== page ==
by Adi Gaskell
Recently my wife’s hospital trust in the UK received a rather aggressive sounding email demanding large sums of money or the sender would release large quantities of patient data into the public domain. It’s part of a growing canon of ransomware attacks over the past year that have sought to capitalize on the chaos and disruption caused by Covid-19.
As the ransomware ‘market’ has grown, it has become both more commercial and more professional, with new entrants to the market adopting many of the language and practices of the latest startups. A good example of this is DarkSide, which pledges to provide real-time support and guaranteed turnaround times to clients. Indeed, DarkSide have even embraced a degree of corporate social responsibility, and claim that they won’t ever attack hospitals or schools.
In true Robin Hood style, DarkSide suggests they’ll only ever attack the bad guys.
REvil ransomware are another group that shares many of the same professional veneer as DarkSide, offering a range of support options to clients. Similarly, the Maze ransomware tool operates an affiliate style business model, whereby they take a slice of all of the attacks made using their technology.
It’s a reflection of the growing size of the industry, with an estimated $7.5 billion extorted from victims last year in the United States alone. The sheer scale of the market is forcing many to up their game.
Extortion with a smile
The seemingly ethical approach espoused by DarkSide is reflected across the sector. Earlier this year, Reuters reported an attack from Ragnar Locker on the travel firm CWT, and they describe the support offered to the company by the attackers, including the services a ransom payment would provide them, and even a discount if they paid the ransom promptly.
They even kept the lines of communication open after the decryption keys had been handed over in case the company needed any help getting operations back up to speed.
Of course, one could argue that the industry has always had a degree of professionalism, in that being responsive with your communication and providing reasonable guarantees that systems would be restored after payment had been received helped to ensure a ‘successful’ resolution for the attackers. By only targeting certain sectors, however, the likes of DarkSide are perhaps going that bit further in mirroring some of the practices seen in more legitimate sectors.
In a way this makes sense, as any attacker will inevitably assess the likelihood of payment of the ransom they demand. It’s impossible to accurately gauge the suitable ransom without a robust knowledge of the accounts of the target institution. Unlike extortionists from bygone eras, they profess not to want to squeeze the pip more than it can afford.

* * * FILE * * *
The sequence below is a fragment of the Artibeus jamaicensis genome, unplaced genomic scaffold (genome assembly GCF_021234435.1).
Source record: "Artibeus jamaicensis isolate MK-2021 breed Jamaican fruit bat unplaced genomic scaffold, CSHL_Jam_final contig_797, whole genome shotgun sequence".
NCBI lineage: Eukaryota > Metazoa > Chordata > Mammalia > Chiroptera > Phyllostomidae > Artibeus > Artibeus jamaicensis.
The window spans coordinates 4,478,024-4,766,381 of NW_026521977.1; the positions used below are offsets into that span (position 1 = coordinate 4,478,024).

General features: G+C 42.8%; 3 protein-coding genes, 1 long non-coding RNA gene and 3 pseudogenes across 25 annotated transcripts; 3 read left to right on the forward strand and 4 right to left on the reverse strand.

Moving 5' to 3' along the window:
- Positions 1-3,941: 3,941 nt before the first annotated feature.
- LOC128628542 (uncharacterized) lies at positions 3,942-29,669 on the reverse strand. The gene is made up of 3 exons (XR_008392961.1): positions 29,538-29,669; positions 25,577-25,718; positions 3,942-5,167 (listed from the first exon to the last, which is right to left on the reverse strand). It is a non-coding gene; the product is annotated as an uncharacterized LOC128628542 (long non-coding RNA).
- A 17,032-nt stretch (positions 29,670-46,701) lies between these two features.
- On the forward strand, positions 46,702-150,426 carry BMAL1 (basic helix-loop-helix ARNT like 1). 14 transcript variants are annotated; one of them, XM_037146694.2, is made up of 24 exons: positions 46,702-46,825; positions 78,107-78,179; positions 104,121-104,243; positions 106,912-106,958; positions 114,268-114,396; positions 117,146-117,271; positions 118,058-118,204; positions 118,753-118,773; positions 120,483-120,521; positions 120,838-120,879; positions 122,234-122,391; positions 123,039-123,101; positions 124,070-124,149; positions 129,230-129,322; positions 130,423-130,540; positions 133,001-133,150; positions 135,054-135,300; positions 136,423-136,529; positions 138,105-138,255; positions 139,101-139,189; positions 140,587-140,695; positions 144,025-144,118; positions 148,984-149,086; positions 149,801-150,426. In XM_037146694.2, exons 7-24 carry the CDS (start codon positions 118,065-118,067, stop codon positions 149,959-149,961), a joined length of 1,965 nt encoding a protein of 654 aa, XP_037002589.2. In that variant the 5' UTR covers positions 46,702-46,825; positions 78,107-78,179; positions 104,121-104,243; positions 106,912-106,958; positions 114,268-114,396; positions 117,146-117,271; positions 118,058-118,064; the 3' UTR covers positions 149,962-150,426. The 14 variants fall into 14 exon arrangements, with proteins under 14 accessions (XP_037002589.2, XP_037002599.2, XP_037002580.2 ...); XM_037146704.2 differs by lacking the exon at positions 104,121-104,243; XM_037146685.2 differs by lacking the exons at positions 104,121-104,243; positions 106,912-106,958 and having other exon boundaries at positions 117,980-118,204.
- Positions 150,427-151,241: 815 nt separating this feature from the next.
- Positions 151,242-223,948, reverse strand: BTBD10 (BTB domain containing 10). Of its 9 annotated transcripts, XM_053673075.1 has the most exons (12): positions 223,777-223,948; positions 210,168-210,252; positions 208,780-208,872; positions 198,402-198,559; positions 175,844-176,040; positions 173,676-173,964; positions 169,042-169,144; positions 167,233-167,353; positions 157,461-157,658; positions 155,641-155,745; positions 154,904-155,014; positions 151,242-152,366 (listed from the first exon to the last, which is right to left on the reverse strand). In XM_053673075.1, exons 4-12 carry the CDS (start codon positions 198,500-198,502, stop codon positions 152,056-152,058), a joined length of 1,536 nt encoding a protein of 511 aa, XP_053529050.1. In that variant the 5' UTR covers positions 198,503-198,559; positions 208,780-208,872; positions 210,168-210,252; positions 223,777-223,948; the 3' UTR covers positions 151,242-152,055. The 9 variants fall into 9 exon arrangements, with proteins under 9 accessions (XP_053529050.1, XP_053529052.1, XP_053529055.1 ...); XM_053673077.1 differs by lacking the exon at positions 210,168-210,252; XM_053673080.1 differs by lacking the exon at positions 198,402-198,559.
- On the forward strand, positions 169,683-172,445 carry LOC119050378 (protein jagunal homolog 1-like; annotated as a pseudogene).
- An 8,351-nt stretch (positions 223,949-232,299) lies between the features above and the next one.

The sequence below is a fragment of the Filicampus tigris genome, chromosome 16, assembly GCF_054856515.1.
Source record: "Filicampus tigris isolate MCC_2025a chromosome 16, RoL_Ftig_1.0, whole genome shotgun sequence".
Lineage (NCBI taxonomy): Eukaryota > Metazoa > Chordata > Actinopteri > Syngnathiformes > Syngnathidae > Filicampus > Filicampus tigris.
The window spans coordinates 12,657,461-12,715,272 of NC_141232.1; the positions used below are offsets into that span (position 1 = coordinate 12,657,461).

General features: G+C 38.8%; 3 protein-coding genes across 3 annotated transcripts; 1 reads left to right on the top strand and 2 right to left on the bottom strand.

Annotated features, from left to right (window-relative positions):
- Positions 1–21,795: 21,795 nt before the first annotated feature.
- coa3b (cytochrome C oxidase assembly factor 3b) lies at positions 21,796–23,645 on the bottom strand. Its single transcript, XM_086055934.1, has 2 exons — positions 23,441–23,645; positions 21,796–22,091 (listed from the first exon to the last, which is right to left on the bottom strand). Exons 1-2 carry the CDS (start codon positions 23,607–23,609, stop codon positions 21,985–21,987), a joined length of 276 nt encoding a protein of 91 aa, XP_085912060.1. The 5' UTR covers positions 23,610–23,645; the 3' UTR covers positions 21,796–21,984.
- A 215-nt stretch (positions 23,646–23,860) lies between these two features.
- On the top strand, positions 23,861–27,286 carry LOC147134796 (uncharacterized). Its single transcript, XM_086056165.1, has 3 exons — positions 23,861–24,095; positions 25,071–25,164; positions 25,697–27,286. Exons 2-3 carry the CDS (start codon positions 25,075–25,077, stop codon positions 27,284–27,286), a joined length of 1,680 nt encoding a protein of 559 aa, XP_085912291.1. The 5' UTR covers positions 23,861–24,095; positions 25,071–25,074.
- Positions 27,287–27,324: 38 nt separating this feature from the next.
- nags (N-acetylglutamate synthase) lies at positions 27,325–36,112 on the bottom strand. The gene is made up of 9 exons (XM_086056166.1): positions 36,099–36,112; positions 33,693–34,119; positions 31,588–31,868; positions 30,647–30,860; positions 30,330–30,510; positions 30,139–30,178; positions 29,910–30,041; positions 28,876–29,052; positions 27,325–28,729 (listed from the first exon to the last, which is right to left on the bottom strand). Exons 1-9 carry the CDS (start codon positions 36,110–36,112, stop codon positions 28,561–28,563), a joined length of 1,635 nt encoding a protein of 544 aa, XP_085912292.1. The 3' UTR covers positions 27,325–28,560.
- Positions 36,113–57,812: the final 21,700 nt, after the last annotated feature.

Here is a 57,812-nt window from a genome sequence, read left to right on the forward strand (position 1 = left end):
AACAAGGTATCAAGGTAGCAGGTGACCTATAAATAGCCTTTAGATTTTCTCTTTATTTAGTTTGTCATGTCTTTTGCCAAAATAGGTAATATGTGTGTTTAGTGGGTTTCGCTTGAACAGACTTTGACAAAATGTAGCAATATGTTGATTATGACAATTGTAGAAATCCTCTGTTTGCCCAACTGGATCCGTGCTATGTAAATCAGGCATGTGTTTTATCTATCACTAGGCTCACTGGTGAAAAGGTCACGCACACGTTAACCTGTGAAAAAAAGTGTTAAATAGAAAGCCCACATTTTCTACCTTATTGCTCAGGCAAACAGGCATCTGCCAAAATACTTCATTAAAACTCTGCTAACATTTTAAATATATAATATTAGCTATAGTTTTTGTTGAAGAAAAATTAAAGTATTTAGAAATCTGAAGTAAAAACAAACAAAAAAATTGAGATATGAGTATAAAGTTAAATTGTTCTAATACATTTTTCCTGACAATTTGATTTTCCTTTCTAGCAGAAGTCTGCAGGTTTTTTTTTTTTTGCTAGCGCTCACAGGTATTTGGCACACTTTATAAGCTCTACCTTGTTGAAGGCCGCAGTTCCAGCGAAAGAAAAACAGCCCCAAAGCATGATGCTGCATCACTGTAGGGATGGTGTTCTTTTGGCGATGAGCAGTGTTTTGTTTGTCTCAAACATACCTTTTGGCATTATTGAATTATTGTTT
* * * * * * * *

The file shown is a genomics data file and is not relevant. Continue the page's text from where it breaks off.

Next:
Professionalism among cybercriminals
This growing professionalism requires not only greater operational sophistication, but new skills. Whereas traditionally hackers have predominantly focused on the technical capabilities required to conduct the hack itself, a new range of skills is required to assess the financial and reputational strength of potential targets, and to liaise successfully with them to ensure that the ransom is paid promptly.
For instance, the kind of market research that has been common among merger and acquisition or technology scouting professionals is now a key part of the ransomware toolkit, with attackers expected to produce a detailed understanding of the ability and willingness of a target organization to pay up.
Of course, if this paints a picture of an almost legitimate approach to business, they are nonetheless criminals looking to extort money from their victims, so their practices are certainly not all of the whiter than white variety. As well as simply barring access to systems, it’s common for data to be stolen and held hostage by ransomware attackers. Just as with my wife’s healthcare organization, victims are threatened with the exposure of private data should they fail to comply with the payment terms demanded of them.
DarkSide have performed this trick recently after they released some 200 GB of data from a Canadian property company, and REvil did likewise in May when they released 2.4 GB of private legal documents belonging to Lady Gaga to show that their demand for $42 million was to be taken seriously. Indeed, the group has since auctioned off this data on the dark web to create a further source of income.
It’s not uncommon for attackers to have robust communications operations to ensure that any leaks are efficiently sent to the press, to rivals, or even to regulators, should the victims not comply.
It’s a weaponization of the stolen data that underlines the seriousness of these threats.
This combination of ruthlessness with efficiency should underline the seriousness of the ransomware threat, and hopefully the significant growth in attacks during the coronavirus pandemic will reinforce the need for organizations to take this threat significantly more seriously than they have previously. After all, as the attackers reap the increased rewards from their endeavors, they are only going to get more professional and more proficient.